Wednesday, February 17, 2010

Quercus et Cunei (Dana)

SOURCE: Liber Primus, by Joseph Dana (1832) at GoogleBooks. For more information and other versions of this fable, see the links list for Perry 303.

READ OUT LOUD. Choose which marked text you prefer to practice with - macrons or accent marks - and read the text out loud until you feel comfortable and confident. Then, try reading the unmarked text at the bottom. It should be easy for you after practicing with the marked texts. :-)

MACRONS. Here is the text with macrons:

Cum forte lignātōrēs quercum diffinderent cuneīs ex eā factīs, illīs dīcēbat: nōn mē tam male habet, quod secūris ictibus humī prōstrāta iaceam, quam quod cuneīs istīs lacerārī mihi contigit.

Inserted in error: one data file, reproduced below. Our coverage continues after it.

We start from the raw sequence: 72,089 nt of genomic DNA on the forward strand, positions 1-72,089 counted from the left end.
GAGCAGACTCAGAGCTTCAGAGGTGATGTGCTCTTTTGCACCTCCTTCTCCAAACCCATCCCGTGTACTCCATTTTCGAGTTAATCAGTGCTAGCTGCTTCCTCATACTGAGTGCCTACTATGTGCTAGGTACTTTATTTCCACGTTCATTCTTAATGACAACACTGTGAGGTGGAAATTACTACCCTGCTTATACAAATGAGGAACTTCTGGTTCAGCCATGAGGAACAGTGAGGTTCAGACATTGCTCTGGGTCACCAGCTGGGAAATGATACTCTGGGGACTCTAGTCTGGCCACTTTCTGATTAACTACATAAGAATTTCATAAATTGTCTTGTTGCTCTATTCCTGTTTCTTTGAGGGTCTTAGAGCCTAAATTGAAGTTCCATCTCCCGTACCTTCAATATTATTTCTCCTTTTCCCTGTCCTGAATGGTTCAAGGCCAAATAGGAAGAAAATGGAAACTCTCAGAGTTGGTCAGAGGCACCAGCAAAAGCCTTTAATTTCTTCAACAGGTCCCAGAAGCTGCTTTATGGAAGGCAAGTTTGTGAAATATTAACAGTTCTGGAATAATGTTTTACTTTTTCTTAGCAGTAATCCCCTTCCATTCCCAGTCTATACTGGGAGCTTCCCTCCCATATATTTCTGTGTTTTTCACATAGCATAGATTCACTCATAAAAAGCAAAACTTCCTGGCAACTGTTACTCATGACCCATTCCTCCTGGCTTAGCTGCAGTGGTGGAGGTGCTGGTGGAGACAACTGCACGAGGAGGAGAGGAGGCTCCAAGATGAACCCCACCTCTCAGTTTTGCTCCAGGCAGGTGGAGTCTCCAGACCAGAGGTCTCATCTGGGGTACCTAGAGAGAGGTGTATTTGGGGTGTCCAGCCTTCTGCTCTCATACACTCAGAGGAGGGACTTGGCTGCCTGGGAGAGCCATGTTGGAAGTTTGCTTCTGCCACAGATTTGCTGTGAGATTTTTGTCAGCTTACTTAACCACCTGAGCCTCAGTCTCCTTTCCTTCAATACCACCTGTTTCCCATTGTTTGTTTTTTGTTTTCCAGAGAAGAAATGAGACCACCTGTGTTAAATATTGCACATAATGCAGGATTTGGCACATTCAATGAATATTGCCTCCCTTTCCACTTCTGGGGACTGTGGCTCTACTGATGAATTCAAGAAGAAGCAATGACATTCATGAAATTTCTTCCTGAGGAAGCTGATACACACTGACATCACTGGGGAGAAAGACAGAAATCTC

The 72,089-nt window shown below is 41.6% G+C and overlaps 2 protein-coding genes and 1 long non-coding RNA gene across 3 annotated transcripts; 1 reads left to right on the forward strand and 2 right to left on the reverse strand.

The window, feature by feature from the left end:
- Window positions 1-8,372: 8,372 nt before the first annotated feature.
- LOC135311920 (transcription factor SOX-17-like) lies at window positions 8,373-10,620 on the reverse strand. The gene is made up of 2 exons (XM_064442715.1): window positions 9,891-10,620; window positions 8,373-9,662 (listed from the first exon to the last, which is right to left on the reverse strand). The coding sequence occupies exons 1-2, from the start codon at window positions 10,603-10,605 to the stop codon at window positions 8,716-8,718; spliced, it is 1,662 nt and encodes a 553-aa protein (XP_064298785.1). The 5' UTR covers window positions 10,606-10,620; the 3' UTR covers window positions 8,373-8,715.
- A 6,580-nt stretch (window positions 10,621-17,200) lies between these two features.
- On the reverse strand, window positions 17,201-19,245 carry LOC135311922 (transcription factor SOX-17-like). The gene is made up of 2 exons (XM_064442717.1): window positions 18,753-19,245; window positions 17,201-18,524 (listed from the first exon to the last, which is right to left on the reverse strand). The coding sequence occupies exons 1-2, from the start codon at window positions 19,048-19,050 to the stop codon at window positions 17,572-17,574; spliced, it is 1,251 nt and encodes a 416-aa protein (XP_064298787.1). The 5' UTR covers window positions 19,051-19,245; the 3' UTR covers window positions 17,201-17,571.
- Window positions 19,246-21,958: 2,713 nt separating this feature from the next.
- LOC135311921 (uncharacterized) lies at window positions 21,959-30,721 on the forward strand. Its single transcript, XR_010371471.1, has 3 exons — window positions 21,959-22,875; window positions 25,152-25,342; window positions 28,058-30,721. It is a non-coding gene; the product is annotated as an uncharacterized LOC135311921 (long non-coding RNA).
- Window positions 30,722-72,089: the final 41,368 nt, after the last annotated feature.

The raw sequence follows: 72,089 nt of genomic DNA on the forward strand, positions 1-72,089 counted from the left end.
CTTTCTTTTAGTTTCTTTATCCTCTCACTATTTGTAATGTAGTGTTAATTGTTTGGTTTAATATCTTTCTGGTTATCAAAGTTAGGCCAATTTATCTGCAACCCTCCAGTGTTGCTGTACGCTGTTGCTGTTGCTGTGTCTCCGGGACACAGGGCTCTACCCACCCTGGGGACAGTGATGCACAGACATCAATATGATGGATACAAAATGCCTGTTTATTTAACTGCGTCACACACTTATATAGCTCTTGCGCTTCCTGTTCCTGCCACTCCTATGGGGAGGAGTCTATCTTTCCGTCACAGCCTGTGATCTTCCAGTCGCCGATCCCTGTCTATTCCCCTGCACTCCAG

ACCENT MARKS. Here is the text with ecclesiastical accents, plus some color-coding for the words of three or more syllables (blue: penultimate stress; red: antepenultimate stress):

Cum forte lignatóres quercum diffínderent cúneis ex ea factis, illis dicébat: non me tam male habet, quod secúris íctibus humi prostráta iáceam, quam quod cúneis istis lacerári mihi cóntigit.

UNMARKED TEXT. Here is the unmarked text - after practicing with the marked text that you prefer, you should not have any trouble with the unmarked text:

Cum forte lignatores
quercum diffinderent
cuneis ex ea factis,
illis dicebat:
"Non me tam male habet,
securis ictibus
humi prostrata iaceam,
quam quod
cuneis istis lacerari
mihi contigit.

IMAGE. Here is an illustration for the story (image source) showing a log being split with wedges, although in this image they are metal wedges, not wooden ones:

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